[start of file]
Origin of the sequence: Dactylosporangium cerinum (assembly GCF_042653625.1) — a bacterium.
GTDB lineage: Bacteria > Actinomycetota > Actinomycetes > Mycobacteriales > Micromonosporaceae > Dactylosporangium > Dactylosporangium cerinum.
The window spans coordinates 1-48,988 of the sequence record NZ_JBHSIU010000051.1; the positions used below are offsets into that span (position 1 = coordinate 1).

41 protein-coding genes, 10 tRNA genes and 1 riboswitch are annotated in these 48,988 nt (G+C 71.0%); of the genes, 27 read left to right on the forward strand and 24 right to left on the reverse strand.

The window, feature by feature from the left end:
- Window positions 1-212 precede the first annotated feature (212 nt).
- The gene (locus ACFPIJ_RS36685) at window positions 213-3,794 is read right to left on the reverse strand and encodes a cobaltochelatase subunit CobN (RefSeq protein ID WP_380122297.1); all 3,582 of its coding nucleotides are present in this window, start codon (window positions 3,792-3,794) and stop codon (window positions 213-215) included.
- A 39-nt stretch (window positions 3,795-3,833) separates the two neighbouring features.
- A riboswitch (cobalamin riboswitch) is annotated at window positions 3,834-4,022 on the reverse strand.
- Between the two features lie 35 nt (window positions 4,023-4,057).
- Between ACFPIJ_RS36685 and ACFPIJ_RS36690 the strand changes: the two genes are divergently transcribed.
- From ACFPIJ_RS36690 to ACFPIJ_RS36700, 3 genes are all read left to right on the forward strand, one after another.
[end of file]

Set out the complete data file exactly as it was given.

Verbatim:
Origin of the sequence: Dactylosporangium cerinum (assembly GCF_042653625.1) — a bacterium.
GTDB lineage: Bacteria > Actinomycetota > Actinomycetes > Mycobacteriales > Micromonosporaceae > Dactylosporangium > Dactylosporangium cerinum.
The window spans coordinates 1-48,988 of the sequence record NZ_JBHSIU010000051.1; the positions used below are offsets into that span (position 1 = coordinate 1).

41 protein-coding genes, 10 tRNA genes and 1 riboswitch are annotated in these 48,988 nt (G+C 71.0%); of the genes, 27 read left to right on the forward strand and 24 right to left on the reverse strand.

The window, feature by feature from the left end:
- Window positions 1-212 precede the first annotated feature (212 nt).
- The gene (locus ACFPIJ_RS36685) at window positions 213-3,794 is read right to left on the reverse strand and encodes a cobaltochelatase subunit CobN (RefSeq protein ID WP_380122297.1); all 3,582 of its coding nucleotides are present in this window, start codon (window positions 3,792-3,794) and stop codon (window positions 213-215) included.
- A 39-nt stretch (window positions 3,795-3,833) separates the two neighbouring features.
- A riboswitch (cobalamin riboswitch) is annotated at window positions 3,834-4,022 on the reverse strand.
- Between the two features lie 35 nt (window positions 4,023-4,057).
- Between ACFPIJ_RS36685 and ACFPIJ_RS36690 the strand changes: the two genes are divergently transcribed.
- From ACFPIJ_RS36690 to ACFPIJ_RS36700, 3 genes are all read left to right on the forward strand, one after another.